In January, a permit was issued by the Great Barrier Reef Marine Park Authority to allow North Queensland Bulk Ports to dump a slew of maintenance dredge sludge in the area of the reef, exploiting a loophole in a law that was put in place to protect this natural wonder. Although capital dredging is expressly banned, it doesn’t specifically outlaw port maintenance, which entails removing the sediment that has built up in shipping lanes.
The dredging will take place across a ten-year span at the port at Mackay’s Hay Point. Backers of the project claim it is necessary to ensure that ships and boats can access marinas and ports safely. A spokesperson for the Great Barrier Reef Marine Park Authority said that the material they plan to dredge will be naturally occurring and that the approval came down after a 60-day period of public comments. They say that without the maintenance dredging, the park will be vulnerable to accidents or the grounding impact of stranded boats.
Greens senator Larissa Water called for the permit to be revoked, telling The Guardian: “The last thing the reef needs is more sludge dumped on it, after being slammed by the floods recently. One million tonnes of dumping dredged sludge into world heritage waters treats our reef like a rubbish tip.”
She also pointed out that the difference between the capital dredging that has been banned and the maintenance dredging they’ll be carrying out thanks to the loophole means nothing to the reef, which is going to suffer in any case.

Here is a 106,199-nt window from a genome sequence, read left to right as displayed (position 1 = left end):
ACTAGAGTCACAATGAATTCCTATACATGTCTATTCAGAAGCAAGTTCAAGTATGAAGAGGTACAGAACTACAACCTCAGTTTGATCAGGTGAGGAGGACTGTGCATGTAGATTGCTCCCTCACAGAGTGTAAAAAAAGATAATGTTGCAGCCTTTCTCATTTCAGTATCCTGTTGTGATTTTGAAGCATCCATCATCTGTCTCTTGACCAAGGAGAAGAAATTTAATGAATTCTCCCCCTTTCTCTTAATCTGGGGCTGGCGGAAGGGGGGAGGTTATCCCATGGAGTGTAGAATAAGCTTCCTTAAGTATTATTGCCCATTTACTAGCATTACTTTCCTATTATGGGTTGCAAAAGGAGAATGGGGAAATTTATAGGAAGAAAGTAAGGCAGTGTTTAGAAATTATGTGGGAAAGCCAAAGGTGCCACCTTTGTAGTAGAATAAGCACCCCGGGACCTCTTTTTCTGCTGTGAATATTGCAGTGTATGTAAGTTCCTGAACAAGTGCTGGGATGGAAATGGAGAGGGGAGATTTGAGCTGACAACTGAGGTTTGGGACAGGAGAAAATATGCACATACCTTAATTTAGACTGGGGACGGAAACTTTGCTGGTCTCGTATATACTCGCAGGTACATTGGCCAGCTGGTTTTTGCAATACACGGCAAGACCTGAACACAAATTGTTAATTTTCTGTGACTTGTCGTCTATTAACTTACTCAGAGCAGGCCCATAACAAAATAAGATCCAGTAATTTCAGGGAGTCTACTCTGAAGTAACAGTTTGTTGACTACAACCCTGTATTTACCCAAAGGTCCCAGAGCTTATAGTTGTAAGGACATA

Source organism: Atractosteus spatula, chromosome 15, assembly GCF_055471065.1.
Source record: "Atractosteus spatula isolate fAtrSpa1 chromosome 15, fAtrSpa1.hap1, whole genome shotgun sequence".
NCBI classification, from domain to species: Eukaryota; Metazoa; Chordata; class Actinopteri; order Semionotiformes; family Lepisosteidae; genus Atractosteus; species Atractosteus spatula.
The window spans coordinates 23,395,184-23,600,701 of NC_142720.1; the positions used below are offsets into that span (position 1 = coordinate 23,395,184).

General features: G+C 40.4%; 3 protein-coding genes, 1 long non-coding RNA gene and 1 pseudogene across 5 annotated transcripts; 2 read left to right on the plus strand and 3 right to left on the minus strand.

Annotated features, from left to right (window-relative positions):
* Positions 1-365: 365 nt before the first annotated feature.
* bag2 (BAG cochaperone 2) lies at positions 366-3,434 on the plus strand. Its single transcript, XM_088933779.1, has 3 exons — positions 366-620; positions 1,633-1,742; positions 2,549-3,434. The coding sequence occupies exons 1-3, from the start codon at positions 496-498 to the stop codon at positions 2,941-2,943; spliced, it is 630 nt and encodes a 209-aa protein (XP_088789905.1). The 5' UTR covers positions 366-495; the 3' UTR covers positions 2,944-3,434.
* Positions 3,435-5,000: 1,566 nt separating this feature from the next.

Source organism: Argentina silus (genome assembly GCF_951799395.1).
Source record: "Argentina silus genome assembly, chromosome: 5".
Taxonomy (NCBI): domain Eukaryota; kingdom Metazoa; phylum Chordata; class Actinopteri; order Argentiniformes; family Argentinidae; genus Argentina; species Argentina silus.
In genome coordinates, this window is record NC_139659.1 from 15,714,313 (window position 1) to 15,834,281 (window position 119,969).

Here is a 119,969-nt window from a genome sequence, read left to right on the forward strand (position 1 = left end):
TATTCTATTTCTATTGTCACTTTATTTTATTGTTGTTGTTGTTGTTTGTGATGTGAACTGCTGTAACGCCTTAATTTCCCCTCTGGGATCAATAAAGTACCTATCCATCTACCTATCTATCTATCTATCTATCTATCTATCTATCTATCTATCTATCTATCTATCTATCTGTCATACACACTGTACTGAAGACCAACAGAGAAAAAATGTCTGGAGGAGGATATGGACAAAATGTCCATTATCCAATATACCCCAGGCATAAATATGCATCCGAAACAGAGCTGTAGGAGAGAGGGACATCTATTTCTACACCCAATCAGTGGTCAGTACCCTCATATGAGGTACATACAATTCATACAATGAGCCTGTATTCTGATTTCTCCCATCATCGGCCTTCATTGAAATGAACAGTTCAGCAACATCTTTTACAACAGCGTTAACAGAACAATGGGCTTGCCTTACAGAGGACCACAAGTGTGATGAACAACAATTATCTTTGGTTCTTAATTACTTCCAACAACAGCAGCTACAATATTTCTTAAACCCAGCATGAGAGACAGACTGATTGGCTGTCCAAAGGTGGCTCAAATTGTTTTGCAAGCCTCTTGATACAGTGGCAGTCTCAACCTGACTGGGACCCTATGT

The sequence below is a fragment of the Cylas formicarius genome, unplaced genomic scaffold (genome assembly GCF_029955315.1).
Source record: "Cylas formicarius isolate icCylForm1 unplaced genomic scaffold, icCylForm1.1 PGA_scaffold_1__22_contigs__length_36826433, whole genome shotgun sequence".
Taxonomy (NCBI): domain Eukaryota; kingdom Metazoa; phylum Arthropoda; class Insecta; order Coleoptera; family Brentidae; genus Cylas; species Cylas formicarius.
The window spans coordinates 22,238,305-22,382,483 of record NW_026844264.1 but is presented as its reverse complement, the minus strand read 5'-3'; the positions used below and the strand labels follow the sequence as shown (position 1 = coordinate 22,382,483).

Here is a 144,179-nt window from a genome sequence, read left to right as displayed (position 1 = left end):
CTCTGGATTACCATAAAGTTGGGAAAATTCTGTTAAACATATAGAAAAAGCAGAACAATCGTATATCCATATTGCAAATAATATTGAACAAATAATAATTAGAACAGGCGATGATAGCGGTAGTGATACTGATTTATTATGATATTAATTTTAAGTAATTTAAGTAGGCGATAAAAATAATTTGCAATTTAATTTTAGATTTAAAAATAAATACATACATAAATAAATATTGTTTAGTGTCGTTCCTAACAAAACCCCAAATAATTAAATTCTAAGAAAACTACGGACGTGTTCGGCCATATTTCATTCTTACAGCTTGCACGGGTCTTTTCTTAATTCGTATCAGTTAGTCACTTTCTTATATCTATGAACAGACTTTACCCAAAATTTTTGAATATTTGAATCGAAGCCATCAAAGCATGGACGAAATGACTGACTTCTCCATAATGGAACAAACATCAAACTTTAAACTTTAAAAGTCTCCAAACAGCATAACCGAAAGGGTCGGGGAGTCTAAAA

The National Oceanography Centre of Southampton’s Dr. Simon Boxall said that if the sludge is dumped over the coral reef itself, the effect will be “devastating” as it blankets over the coral. This will cut the coral off from the algae it relies on for sustenance.
While the North Queensland Bulk Ports Corporation, which is in charge of Hay Point, acknowledges that there will be an impact on marine life, they say it will be short-term in nature and that the risks are “predominantly low.”
The news comes at a bad time as the reef has already lost half of its corals to bleaching. Last year, Australia pledged AUS$500 million to protect the reef after the losses. At that time, one of the reef’s threats was identified as “large amounts of sediment,” so it’s difficult to understand why they are now allowing this type of activity to go forward.
Some of the reefs have rebounded from the mass bleaching that took place in 2016 and 2017, but others are showing lasting effects and some have noted further declines. The reefs also suffered damage from tropical cyclone Penny earlier this year. Experts say it takes coral 10 years to rebound. What effect will dumping sludge have on these already delicate reefs as they try to recover?
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